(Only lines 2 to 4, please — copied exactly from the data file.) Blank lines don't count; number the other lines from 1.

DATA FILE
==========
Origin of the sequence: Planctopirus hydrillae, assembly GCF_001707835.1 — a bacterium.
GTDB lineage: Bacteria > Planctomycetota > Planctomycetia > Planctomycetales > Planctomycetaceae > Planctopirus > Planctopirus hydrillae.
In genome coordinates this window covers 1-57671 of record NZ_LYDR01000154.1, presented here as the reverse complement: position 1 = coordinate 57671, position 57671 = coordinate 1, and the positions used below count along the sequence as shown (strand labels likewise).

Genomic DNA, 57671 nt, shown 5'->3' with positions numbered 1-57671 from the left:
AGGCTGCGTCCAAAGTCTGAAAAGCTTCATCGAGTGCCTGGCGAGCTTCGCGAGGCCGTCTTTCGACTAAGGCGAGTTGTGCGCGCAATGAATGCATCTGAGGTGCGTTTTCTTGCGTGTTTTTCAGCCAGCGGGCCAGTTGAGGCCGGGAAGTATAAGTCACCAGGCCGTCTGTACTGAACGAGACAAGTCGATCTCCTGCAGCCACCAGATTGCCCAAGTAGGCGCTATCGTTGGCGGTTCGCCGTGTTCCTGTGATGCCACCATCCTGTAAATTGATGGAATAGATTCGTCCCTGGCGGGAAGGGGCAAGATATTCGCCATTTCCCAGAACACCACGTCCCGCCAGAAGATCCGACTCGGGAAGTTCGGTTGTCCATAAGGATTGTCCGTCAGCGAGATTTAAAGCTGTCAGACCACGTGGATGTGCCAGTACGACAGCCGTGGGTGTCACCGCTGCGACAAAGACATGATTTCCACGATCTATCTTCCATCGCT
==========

GTDB lineage: Bacteria > Planctomycetota > Planctomycetia > Planctomycetales > Planctomycetaceae > Planctopirus > Planctopirus hydrillae.
In genome coordinates this window covers 1-57671 of record NZ_LYDR01000154.1, presented here as the reverse complement: position 1 = coordinate 57671, position 57671 = coordinate 1, and the positions used below count along the sequence as shown (strand labels likewise).

Genomic DNA, 57671 nt, shown 5'->3' with positions numbered 1-57671 from the left: